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The Human Hypothalamus: Basic and Clinical Aspects (volumes I and II)
Am J Psychiatry 2006;163:754-755.
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by D. F. Swaab. Amsterdam, Elsevier, 2003. Volume 1: 476 pp, $259.00; volume 2: 597 pp, $285.00.

This is the first two-volume, 33-chapter monograph that deals with the human hypothalamus.

Volume I contains 16 chapters on the cytoarchitecture, chemoarchitecture, functional neuroanatomy, and topographical neuropathology of a great many hypothalamic areas: the nucleus basalis of Meynert and diagonal band of Broca, the Calleja islands, insulae terminalis, suprachiasmatic nucleus and pineal gland, sexually dimorphic nucleus, bed nucleus of the stria terminalis and septum, supraoptic and paraventricular nucleus, ventromedial nucleus, dorsomedial nucleus, infundibulum, lateral tuberal nucleus, tuberomamillary complex, lateral area, subthalamic nuclei, and the corpora mamillaria.

Volume II describes, in 17 chapters, the neuropathology and clinical aspects of psychiatric and other disorders: trauma and iatrogenic disorders, schizophrenia and autism, depression and panic disorders, fatigue, aggression, vascular disorders, growth and development, tumors, infections, neuroimmunological disorders, drinking disorders, eating disorders, reproduction and sexuality, periodic disorders, neurodegenerative disorders, autonomic nervous system, pain and addiction, brain death and “dead” brain cells.

Both volumes are part of the renowned series “Handbook of Clinical Neurology,” which in 1968 was an initiative of Pierre Vinken and George Bruyn. It will be continued under the series editorship of M.J. Aminoff, F. Boller, and D.F. Swaab, and will also deal with major aspects from the field of biological psychiatry.

In their foreword the editors announce their intention to pay more attention to current developments in the field of neuroscience in order to gain a better understanding of a variety of disorders and their therapies. Special attention is also paid to epidemiology, imaging techniques, genetics, and therapeutic approaches. In addition, the two volumes provide an overview of the classic neuropathology of the hypothalamus, which means that a large number of often very old publications, which cannot be found on the internet (Pubmed), remain accessible.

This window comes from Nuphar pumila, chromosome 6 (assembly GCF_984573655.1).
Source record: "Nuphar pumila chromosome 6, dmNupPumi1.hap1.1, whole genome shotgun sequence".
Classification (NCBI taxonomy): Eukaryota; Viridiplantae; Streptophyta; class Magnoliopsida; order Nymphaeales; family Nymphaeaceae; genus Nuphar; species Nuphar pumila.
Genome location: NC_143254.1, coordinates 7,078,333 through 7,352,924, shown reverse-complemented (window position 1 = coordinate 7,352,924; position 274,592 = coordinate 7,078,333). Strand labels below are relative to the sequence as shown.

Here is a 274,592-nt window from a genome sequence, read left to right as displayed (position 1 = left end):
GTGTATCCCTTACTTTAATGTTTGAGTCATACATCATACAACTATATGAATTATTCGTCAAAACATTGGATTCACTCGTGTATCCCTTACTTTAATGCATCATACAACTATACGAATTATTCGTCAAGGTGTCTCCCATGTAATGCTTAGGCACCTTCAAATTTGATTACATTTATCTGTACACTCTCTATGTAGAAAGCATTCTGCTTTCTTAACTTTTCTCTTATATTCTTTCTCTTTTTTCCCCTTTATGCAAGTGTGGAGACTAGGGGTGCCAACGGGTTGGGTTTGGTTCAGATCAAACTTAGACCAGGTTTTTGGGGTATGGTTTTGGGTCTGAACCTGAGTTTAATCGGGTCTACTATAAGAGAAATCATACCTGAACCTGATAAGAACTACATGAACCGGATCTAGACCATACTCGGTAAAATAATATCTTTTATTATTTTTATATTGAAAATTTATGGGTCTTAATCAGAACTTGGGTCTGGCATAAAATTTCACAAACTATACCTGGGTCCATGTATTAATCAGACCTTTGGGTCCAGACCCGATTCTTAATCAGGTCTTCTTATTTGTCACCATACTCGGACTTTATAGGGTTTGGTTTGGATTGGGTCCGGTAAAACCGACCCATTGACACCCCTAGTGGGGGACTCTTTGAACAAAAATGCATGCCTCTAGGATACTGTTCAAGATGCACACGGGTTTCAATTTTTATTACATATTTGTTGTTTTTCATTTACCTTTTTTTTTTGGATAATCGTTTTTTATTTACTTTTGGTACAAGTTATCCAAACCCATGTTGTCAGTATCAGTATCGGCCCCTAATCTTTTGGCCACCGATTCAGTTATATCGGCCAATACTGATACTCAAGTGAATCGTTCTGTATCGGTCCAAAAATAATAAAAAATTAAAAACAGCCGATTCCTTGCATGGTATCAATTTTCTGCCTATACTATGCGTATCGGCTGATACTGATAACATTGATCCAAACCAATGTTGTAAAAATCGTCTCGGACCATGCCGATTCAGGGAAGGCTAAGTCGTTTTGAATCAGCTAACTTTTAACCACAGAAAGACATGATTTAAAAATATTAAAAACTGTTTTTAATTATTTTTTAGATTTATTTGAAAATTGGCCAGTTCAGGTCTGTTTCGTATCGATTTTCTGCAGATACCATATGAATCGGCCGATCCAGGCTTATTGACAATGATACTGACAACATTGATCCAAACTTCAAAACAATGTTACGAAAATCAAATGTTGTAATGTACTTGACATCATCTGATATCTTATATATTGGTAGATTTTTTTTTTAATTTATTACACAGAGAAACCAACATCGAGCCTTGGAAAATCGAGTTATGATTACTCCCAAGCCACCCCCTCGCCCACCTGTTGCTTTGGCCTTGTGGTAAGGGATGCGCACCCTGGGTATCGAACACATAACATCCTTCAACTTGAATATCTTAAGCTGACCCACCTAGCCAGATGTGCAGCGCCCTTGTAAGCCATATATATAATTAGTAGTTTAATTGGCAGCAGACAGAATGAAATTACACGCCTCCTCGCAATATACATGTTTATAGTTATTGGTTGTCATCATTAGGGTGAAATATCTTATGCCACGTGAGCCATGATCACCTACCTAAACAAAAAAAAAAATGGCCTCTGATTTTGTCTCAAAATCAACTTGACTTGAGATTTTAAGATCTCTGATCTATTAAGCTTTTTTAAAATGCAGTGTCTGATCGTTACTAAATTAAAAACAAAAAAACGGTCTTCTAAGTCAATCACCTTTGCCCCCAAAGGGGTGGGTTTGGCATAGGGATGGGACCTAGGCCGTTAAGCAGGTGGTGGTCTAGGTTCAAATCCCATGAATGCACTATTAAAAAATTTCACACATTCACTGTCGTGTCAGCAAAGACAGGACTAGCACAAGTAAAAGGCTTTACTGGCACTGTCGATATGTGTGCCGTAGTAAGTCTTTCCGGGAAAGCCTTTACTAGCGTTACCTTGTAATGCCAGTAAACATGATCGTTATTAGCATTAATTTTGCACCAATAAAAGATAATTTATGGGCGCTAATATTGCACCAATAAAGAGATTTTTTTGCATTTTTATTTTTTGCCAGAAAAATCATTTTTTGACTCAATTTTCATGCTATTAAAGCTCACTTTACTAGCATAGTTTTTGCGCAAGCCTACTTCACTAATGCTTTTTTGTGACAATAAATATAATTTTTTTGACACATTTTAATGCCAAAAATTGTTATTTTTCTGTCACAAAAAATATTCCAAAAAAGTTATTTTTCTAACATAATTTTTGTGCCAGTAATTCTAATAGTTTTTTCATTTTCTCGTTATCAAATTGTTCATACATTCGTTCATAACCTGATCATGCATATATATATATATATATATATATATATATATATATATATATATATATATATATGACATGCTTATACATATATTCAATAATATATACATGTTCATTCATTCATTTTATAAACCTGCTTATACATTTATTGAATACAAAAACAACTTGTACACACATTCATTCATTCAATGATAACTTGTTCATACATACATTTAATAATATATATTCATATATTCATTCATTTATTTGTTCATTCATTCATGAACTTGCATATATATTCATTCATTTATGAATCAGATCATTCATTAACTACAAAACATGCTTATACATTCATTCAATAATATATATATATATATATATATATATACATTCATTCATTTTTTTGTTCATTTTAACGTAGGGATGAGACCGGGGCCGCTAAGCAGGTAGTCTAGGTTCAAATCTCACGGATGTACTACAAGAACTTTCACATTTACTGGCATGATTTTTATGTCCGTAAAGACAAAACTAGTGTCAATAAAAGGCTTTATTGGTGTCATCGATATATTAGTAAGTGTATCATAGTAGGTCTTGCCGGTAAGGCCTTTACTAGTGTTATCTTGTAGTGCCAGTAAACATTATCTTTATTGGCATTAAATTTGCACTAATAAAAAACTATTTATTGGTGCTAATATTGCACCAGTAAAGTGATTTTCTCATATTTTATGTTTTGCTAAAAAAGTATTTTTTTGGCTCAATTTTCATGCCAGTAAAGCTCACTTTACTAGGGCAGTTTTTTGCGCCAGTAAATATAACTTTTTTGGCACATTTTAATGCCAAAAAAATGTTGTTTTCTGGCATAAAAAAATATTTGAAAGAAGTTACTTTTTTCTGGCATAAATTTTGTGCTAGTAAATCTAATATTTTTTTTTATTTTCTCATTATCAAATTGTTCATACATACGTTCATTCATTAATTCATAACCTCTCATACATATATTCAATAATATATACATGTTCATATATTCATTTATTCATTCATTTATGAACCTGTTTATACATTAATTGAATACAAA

One of the great advantages of a monograph such as this one is the consistency of style and structure. This particular book is also sprinkled with apt quotes from old masters and jokes by the author as well as with plenty of figures and photographs, some directly relating to the neuropathology but others of pieces of art that are relevant to the subject. This alone invites further reading and makes the book a joy to leaf through. On page 306, for instance, we see photos of a laughter-induced cataplectic attack in a man with narcolepsy, with underneath similar pictures of a Doberman pinscher with a mutation in the hypocretin (orexin)-receptor-2 gene. Curious about the substrate we learn that the hypothalamic hypocretin-producing cells near the fornix are no longer detectable in narcolepsy patients. Another chapter that fires the imagination is the last one, which deals with postmortem research and “life after death.” The observation that human brain cells can be kept alive in culture for several weeks after death raises the question for a psychiatrist why these cells “decide” to die after all.

An 1,100-page overview comprising fundamental as well as clinical aspects of the human hypothalamus is not something that can be written during a sabbatical. This is a life’s work. Let us hope that the publishers will keep their promise to keep this work up-to-date via publication on the internet, as happened for the book Psychopharmacology. This particular work can always be accessed—through a password system—and is linked to current references in PubMed. The author will hopefully want to continue updating his work for a number of years to come.

Who should read this book? Every psychiatrist, neurologist, endocrinologist, gynecologist, and every neuroscientist with an interest in hypothalamus-related mechanisms and disorders.

The book will also serve as a reference work for countless generations of students.

Concluding it may be said that The Human Hypothalamus contains a wealth of information that is not available anywhere else in such a structured form and so comprehensively.

The enthusiasm of the author for psychiatry and the abundance of illustrations make this book a joy to read.

+Reprints are not available; however, Book Forum reviews can be downloaded at http://ajp.psychiatryonline.org.




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